Jill Abramson leaves New York Times Former New York Times executive editor Jill Abramson, center, with former executive editor Bill Keller, right, and Abramson’s replacement as executive editor, Dean Baquet. (Fred R. Conrad/The New York Times)

Jill Abramson has addressed the circumstances surrounding her May firing as executive editor of the New York Times, though just glancingly. As the Daily Beast reports, Abramson responded as follows when asked about the episode:

Asked why she was fired, she quoted what has been publicly said by the Times publisher: “I was fired because of my quote-unquote management skills—and to be honest with you, I’m still trying to figure out exactly what that means.”

Surely Abramson is sufficiently intelligent to grasp the rationale. Because if there’s one thing that the media frenzy over her dismissal didn’t spare, it was specificity and clarity. As recounted in this post, Ken Auletta of the New Yorker wrote a series of stories that raised questions as to whether the New York Times and Publisher Arthur Sulzberger may have ditched Abramson in part over a pay-equality issue that the executive editor had raised with her bosses.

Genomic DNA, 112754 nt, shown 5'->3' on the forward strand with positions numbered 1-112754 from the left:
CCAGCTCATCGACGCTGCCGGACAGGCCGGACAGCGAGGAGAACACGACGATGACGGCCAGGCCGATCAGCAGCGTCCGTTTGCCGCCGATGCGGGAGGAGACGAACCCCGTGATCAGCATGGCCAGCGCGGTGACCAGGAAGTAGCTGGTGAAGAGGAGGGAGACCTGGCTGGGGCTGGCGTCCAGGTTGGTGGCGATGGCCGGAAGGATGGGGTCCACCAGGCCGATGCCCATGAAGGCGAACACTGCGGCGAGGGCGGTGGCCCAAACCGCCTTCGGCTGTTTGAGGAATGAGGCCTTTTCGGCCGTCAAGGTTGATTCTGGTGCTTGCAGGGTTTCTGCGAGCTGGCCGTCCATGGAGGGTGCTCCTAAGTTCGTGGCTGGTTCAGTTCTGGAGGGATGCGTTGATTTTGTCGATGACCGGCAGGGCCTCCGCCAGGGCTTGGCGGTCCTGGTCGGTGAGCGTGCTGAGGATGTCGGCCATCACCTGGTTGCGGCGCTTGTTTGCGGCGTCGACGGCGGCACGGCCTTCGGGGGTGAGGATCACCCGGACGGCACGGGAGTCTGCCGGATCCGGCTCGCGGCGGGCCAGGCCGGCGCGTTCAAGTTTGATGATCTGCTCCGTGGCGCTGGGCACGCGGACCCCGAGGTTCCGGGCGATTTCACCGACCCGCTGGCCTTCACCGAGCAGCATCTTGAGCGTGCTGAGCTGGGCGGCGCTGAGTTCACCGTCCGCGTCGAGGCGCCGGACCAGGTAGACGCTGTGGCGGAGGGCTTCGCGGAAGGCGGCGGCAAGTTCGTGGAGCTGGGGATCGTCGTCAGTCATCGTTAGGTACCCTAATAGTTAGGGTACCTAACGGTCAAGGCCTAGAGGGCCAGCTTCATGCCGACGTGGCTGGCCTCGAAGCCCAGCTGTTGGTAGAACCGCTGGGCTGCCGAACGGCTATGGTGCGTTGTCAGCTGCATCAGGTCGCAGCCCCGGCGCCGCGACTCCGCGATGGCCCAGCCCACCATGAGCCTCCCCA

Disclosures of that sort forced Sulzberger to really, really defend his decision. He did so in a statement that included the following paragraph:

During her tenure, I heard repeatedly from her newsroom colleagues, women and men, about a series of issues, including arbitrary decision-making, a failure to consult and bring colleagues with her, inadequate communication and the public mistreatment of colleagues. I discussed these issues with Jill herself several times and warned her that, unless they were addressed, she risked losing the trust of both masthead and newsroom. She acknowledged that there were issues and agreed to try to overcome them. We all wanted her to succeed. It became clear, however, that the gap was too big to bridge and ultimately I concluded that she had lost the support of her masthead colleagues and could not win it back.

Abramson may well dispute this characterization of events. But it hardly defies comprehension.